Acceptable Words: Essays on the Poetry of Geoffrey Hill
Geoffrey Hill has said that some great poetry 'recognises that words fail us'. These essays explore Hill's struggle over fifty years with the recalcitrance of language. This book seeks to show how all his work is marked by the quest for the right pitch of utterance whether it is sorrowing, angry, satiric or erotic. It shows how Hill's words are never lightly 'acceptable' but an ethical act, how he seeks out words he can stand by - words that are 'getting it right'.
This book is the most comprehensive and up-to-date critical work on Geoffrey Hill so far, covering all his work up to ‘Scenes from Comus’ (2005), as well as some poems yet to appear in book form. It aims to contribute something to the understanding of his poetry among those who have followed it for many years and students and other readers encountering this major poet for the first time.
powerful emblem of suffering, the central fact of human existence, and shows the difficulty, even impossibility, of seeing this through the representation. The last poem of the sequence is a working of a sonnet by Lope de Vega ‘Qué tengo yo que mi amistad procuras?’,8 the last lines of which are: So many nights the angel of my house has fed such urgent comfort through a dream, whispered ‘your lord is coming, he is close’ that I have drowsed half-faithful for a time bathed in pure tones of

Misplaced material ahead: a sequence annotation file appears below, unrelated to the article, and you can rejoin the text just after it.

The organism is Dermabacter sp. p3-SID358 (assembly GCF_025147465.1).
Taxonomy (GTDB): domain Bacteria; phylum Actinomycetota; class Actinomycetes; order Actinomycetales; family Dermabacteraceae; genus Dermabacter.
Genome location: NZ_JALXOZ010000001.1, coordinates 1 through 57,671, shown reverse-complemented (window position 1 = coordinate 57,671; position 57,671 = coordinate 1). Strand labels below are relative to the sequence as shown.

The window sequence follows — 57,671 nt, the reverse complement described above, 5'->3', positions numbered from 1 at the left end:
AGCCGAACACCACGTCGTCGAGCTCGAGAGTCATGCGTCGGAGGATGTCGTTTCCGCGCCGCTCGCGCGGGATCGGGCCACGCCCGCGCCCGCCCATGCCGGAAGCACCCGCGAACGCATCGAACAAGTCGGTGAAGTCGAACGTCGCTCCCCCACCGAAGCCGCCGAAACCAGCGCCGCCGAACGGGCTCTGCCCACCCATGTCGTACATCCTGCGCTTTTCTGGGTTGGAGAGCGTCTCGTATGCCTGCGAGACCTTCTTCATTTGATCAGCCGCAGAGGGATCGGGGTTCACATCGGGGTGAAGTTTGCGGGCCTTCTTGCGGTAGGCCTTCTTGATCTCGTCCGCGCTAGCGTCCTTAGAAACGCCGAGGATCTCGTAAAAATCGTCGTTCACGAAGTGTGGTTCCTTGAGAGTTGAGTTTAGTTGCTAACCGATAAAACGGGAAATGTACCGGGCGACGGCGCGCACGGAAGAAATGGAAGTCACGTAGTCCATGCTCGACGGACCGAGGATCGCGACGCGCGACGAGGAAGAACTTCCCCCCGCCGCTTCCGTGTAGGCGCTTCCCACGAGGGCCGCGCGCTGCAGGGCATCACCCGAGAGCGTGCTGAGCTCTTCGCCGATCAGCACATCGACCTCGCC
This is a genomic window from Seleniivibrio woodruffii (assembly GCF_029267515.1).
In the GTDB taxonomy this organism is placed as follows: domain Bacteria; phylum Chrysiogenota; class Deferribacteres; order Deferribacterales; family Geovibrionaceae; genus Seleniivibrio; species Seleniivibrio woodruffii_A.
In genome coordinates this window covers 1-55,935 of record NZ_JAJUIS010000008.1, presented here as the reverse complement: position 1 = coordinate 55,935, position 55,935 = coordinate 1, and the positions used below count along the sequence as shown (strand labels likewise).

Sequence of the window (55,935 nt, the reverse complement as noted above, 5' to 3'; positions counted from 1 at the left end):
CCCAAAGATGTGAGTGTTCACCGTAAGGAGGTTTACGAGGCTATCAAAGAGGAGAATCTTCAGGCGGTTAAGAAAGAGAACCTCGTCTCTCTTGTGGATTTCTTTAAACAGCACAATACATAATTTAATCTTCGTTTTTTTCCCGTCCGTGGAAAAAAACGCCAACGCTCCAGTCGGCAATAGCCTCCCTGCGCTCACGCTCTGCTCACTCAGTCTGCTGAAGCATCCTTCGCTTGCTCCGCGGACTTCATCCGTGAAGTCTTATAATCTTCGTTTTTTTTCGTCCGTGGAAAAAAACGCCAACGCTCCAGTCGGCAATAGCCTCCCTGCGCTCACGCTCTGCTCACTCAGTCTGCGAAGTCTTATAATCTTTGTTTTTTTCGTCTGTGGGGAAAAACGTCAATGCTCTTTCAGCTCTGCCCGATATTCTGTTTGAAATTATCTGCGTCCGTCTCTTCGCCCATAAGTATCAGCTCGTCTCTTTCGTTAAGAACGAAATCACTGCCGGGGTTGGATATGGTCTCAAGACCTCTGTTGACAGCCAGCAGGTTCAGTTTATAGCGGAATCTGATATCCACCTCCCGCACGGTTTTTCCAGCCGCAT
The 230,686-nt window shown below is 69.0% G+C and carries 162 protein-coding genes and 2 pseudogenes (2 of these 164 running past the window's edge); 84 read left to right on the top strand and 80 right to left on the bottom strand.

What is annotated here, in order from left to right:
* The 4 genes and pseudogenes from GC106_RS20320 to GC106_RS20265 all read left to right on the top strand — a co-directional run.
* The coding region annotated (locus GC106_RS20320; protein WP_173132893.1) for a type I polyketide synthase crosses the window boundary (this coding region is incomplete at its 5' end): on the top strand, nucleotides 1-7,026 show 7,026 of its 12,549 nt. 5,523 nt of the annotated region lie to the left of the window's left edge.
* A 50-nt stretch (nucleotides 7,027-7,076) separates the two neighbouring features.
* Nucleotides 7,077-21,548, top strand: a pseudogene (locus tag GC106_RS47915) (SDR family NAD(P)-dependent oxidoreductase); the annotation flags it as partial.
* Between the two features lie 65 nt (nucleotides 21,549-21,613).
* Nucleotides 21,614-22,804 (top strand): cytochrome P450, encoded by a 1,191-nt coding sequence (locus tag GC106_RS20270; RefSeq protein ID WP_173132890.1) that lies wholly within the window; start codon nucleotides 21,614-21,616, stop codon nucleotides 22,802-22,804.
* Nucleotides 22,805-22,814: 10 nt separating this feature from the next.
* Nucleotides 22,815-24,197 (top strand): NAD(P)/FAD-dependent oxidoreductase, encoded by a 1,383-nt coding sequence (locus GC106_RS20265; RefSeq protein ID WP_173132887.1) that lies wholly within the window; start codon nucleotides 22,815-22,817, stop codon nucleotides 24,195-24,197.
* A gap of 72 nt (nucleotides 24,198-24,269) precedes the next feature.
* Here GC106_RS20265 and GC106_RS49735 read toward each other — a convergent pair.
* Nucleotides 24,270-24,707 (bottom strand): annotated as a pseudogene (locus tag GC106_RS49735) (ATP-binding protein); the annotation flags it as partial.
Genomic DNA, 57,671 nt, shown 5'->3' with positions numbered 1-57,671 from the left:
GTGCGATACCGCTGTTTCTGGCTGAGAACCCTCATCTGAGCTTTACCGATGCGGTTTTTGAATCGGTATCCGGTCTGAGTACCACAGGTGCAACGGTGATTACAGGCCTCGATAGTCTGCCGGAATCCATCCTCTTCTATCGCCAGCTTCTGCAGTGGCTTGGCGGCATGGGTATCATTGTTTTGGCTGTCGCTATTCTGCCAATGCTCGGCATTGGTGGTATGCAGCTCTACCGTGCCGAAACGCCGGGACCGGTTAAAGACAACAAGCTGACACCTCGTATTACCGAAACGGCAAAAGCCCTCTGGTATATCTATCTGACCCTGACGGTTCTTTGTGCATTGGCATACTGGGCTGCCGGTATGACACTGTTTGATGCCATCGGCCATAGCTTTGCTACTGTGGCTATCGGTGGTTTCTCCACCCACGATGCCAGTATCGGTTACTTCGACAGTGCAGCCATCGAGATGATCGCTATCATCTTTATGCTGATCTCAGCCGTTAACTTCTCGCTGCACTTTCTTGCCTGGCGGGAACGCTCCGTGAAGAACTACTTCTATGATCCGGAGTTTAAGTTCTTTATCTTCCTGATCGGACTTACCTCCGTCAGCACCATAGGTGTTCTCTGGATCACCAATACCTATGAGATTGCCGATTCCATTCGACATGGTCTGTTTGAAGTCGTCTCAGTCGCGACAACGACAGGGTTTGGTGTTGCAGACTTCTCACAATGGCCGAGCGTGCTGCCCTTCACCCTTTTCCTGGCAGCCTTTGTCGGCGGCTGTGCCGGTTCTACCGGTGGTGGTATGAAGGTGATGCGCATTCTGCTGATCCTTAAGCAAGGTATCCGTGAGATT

particularly the tortuousness of desire – ‘Our love is what we love to have’ (4) – and the ecstasies of wounding and self-wounding, do not achieve a proportioned resolution. Rather their re-iteration is almost spat out with a punched clarity that even so cannot escape contradiction and self-contradiction: This is the ash-pit of the lily-fire, this is the questioning at the long tables, this is true marriage of the self-in-self, this is a raging solitude of desire, this is the chorus of obscene
substantially from the beginning: ‘Knowing the dead, and how some are disposed’ (‘Two Formal Elegies’, For the Unfallen, 1959; CP pp. 30–1). Elegy, Requiem, ‘In Memory’, ‘The Death of’, ‘Ode on the Loss of’, ‘Funeral Music’ appear in titles of the earlier work to announce a compulsion towards commemoration of and respect for the past, and especially for the unfinished lives dismissed by the machinery of human history. Poems in For the Unfallen are notably appalled at the indifference of non-human
verbal effect is combined with popularising plainness. In his Paris Review interview of 2000 Hill claims ‘that tyranny requires simplification’ and adduces the German scholar Theodore Haecker who argues, with specific reference to the Nazis, that one of the things the tyrant most cunningly engineers is the gross over-simplification of language, because propaganda requires that the minds of the collective respond primitively to slogans of incitement. And any complexity of language, any
might appear obfuscatory, obnoxious even, it is not difficult to see how its lineaments are translated into secular terms. Contingency and choice, ‘wilfulness and determination’ (CXXXIX), are the crux of all ethical, and thus political questions. Confronting bloody questions we stand before judgement and are in need of mercy. Judgement implies truth – ‘verdictive accuracy’. Verdicts can be delivered only in language. In his discussion of J. L. Austin in ‘Our Word Is Our Bond’ (LL pp. 138-59),